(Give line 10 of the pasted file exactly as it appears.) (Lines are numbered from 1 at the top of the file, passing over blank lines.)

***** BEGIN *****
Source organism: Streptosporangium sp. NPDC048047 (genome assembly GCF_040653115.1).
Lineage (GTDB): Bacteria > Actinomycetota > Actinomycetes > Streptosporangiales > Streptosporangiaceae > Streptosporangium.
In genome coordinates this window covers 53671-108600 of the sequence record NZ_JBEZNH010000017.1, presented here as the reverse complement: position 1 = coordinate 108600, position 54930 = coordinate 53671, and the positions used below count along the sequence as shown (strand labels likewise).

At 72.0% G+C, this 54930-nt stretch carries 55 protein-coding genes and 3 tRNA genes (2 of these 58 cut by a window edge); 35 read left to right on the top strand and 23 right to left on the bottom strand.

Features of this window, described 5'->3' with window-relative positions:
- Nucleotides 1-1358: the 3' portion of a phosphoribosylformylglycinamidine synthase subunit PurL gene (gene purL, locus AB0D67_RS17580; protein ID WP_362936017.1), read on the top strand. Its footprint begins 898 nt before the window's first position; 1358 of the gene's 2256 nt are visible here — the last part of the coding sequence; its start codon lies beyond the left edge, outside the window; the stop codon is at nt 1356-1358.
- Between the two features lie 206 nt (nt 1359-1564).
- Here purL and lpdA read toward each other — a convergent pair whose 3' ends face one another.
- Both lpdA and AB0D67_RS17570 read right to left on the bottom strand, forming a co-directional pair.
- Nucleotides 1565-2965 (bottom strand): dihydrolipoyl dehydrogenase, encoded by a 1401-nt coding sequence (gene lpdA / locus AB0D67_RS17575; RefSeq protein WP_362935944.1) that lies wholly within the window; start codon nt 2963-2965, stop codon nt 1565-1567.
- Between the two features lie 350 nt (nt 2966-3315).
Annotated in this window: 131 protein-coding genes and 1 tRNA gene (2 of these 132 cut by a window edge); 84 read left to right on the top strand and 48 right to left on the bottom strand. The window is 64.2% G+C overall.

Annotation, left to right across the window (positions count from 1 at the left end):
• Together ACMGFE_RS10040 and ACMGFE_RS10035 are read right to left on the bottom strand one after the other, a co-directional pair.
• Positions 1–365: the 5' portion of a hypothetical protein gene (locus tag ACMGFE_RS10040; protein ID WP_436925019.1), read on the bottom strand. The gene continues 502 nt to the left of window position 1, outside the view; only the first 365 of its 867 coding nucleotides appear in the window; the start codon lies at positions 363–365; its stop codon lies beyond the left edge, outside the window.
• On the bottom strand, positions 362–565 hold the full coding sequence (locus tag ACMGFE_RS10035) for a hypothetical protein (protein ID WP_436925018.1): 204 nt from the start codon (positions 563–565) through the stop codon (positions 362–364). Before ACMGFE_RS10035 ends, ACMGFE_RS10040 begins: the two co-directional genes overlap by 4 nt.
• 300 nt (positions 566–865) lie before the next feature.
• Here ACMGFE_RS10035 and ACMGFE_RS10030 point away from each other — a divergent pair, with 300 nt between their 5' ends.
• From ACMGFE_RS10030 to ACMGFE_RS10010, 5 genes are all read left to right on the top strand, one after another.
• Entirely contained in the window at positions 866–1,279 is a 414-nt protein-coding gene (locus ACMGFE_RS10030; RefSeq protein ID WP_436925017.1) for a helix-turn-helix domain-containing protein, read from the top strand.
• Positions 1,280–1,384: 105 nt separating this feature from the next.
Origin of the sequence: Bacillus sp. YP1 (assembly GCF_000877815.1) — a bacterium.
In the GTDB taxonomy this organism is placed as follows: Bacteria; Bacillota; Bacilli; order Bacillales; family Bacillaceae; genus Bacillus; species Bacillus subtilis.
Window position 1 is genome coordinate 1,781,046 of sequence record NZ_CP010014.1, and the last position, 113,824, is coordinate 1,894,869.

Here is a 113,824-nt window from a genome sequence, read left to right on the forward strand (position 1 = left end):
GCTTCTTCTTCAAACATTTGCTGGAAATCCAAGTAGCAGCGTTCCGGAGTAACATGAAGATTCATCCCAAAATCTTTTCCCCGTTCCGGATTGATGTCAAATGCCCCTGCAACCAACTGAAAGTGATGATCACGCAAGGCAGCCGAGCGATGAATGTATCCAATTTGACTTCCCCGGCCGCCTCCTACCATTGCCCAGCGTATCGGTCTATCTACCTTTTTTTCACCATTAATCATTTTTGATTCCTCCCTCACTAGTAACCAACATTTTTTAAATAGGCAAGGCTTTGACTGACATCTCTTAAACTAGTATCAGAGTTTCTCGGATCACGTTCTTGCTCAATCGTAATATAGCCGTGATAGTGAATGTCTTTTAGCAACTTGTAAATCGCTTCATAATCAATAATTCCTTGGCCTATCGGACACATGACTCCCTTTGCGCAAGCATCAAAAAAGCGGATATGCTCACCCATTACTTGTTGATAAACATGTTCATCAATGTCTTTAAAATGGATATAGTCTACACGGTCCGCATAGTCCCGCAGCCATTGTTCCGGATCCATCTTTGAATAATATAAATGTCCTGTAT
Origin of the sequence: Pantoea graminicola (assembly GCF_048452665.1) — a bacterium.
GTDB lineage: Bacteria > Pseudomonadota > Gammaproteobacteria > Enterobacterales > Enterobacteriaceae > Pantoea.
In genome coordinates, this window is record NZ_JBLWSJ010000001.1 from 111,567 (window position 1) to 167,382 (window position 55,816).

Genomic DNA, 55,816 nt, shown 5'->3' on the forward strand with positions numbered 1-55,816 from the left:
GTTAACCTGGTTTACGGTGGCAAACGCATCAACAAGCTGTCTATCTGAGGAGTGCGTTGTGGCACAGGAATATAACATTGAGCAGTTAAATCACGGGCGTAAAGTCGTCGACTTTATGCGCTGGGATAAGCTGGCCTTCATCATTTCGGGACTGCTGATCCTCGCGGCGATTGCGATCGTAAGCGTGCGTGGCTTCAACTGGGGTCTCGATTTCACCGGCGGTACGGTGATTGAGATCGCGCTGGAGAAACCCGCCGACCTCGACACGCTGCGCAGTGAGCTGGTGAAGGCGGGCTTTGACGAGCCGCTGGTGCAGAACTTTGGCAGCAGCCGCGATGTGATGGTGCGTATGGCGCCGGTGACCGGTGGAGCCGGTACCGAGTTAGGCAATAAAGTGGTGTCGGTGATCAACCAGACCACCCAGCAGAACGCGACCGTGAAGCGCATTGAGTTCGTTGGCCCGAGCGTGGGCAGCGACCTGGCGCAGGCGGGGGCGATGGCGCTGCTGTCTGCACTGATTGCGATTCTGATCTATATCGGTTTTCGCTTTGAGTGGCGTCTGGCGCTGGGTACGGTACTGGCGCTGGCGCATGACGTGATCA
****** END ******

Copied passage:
- Nucleotides 1565-2965 (bottom strand): dihydrolipoyl dehydrogenase, encoded by a 1401-nt coding sequence (gene lpdA / locus AB0D67_RS17575; RefSeq protein WP_362935944.1) that lies wholly within the window; start codon nt 2963-2965, stop codon nt 1565-1567.